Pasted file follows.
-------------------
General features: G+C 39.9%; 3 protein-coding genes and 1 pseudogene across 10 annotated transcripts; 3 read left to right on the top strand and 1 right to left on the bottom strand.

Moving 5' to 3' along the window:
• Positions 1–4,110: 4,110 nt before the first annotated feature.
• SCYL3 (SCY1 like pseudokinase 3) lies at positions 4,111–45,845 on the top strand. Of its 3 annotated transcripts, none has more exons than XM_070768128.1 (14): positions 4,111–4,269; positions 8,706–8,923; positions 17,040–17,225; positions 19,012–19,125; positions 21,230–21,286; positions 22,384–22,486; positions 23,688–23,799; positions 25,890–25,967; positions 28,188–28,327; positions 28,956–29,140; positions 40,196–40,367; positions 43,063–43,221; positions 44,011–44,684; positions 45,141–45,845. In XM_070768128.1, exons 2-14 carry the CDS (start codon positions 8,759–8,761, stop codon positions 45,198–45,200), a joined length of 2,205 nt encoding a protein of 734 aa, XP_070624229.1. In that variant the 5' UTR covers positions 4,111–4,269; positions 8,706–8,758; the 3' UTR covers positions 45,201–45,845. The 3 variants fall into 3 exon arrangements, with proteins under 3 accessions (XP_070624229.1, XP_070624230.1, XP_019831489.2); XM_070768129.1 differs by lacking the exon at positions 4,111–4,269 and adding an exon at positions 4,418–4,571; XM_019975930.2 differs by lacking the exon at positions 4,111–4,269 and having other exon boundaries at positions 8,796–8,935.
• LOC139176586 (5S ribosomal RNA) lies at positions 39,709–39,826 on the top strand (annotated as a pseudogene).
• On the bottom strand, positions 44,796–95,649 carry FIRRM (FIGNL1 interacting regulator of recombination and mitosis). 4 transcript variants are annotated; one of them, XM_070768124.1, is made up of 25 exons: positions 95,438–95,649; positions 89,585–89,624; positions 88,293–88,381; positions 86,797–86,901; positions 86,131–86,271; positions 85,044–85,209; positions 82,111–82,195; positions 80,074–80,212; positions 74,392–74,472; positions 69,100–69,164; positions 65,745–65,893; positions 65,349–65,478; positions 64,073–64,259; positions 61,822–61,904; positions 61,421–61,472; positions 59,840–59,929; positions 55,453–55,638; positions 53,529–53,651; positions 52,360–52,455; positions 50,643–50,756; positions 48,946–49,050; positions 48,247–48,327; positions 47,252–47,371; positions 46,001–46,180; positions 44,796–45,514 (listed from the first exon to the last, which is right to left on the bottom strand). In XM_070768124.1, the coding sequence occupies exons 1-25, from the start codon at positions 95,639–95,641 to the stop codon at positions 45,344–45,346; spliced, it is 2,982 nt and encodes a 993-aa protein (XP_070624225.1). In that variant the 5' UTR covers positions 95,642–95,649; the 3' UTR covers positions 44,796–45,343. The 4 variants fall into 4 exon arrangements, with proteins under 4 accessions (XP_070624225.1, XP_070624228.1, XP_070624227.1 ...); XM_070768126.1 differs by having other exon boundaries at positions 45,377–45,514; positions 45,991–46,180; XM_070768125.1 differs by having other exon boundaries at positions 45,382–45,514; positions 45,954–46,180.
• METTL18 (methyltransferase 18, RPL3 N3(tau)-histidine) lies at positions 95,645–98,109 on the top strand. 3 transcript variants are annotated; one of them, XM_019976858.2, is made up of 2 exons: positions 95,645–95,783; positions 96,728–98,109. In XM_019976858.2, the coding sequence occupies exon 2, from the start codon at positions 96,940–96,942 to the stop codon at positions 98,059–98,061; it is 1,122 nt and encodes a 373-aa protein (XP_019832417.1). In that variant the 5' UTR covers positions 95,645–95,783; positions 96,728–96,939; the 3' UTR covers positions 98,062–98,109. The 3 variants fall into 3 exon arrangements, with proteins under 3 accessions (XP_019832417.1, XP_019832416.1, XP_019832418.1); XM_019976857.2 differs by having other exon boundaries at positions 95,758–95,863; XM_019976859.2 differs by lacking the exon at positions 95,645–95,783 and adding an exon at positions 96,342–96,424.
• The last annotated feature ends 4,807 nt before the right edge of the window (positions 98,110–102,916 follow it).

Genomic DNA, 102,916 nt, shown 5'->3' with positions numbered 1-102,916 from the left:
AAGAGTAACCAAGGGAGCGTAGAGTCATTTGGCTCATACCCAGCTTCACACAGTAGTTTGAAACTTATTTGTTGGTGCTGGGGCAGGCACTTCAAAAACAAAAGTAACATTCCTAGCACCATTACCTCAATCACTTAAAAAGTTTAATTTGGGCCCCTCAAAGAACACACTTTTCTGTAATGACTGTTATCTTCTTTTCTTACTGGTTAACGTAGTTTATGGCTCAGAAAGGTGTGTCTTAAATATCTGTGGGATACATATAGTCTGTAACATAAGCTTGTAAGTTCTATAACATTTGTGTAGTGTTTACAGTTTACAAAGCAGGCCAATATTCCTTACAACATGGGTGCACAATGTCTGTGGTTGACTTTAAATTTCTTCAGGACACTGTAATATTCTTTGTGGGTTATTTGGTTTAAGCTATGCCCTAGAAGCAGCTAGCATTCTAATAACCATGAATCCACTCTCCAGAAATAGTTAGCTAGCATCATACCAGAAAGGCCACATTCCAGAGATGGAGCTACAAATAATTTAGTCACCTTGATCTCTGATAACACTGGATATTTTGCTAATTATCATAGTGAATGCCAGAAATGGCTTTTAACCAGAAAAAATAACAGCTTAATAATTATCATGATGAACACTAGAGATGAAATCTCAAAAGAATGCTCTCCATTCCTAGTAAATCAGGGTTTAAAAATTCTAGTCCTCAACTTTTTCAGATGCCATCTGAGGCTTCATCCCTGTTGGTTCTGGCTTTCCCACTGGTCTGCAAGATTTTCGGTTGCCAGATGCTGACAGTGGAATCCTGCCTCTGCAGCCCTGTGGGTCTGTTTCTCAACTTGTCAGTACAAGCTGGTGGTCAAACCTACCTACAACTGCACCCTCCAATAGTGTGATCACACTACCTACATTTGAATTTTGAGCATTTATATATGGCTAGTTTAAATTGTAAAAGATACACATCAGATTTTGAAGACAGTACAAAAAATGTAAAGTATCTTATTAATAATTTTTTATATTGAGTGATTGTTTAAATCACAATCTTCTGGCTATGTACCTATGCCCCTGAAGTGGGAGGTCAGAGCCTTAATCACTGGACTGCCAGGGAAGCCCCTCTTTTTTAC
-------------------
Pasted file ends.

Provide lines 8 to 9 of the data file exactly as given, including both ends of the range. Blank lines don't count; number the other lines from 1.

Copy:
• The last annotated feature ends 4,807 nt before the right edge of the window (positions 98,110–102,916 follow it).

Genomic DNA, 102,916 nt, shown 5'->3' with positions numbered 1-102,916 from the left: